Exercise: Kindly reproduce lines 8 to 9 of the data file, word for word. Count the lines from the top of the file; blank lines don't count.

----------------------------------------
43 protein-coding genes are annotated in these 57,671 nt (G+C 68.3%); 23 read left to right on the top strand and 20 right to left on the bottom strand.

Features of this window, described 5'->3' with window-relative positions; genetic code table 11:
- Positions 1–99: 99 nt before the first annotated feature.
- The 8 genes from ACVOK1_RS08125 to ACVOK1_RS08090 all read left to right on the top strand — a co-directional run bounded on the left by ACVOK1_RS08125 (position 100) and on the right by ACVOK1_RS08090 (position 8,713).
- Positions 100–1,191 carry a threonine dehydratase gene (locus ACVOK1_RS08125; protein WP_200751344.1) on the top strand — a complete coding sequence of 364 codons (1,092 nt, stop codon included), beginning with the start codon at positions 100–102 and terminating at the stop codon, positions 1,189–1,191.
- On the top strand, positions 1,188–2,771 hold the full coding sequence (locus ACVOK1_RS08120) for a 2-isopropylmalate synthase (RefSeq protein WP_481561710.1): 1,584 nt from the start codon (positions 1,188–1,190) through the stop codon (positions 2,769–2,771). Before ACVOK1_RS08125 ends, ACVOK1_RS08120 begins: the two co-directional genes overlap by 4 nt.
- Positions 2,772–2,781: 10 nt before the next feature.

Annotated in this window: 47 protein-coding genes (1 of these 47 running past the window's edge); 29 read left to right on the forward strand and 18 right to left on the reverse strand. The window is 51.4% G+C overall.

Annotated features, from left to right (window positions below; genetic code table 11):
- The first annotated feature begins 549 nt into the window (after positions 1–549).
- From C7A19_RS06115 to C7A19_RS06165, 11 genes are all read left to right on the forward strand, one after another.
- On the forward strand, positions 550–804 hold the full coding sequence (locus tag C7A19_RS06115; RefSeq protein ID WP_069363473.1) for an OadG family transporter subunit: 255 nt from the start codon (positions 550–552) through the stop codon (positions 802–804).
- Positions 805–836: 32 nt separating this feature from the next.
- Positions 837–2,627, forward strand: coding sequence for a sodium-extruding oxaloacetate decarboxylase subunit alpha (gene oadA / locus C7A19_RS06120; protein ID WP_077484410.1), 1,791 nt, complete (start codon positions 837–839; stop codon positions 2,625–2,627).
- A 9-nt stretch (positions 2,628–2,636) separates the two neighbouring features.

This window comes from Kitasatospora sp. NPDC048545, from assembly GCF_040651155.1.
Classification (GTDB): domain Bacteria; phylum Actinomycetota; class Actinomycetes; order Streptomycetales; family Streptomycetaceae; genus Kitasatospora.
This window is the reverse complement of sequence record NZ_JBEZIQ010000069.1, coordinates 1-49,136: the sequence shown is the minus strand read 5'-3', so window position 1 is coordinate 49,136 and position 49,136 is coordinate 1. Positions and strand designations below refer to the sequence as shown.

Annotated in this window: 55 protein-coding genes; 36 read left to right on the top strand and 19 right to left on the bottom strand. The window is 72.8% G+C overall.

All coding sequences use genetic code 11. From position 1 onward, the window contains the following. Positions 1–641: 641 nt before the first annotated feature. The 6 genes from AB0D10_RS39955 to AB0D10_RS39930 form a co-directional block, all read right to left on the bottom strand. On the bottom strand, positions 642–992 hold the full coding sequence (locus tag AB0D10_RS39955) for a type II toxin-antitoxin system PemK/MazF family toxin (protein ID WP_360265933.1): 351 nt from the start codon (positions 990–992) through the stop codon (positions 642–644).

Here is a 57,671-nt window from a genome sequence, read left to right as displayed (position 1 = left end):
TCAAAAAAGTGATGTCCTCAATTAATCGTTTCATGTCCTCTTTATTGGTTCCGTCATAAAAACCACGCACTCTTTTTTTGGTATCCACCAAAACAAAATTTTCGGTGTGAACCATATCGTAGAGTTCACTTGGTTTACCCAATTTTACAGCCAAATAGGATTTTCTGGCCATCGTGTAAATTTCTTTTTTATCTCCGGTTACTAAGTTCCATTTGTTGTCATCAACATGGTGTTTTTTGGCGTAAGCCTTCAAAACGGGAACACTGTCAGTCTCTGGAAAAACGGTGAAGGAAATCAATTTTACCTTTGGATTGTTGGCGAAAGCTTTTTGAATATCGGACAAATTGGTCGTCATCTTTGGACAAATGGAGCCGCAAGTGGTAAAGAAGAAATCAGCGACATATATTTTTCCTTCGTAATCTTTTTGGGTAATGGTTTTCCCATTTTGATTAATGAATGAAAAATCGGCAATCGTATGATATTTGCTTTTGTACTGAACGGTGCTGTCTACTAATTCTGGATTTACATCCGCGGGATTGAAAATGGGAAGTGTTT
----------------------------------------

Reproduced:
Annotated in this window: 47 protein-coding genes (1 of these 47 running past the window's edge); 29 read left to right on the forward strand and 18 right to left on the reverse strand. The window is 51.4% G+C overall.

Annotated features, from left to right (window positions below; genetic code table 11):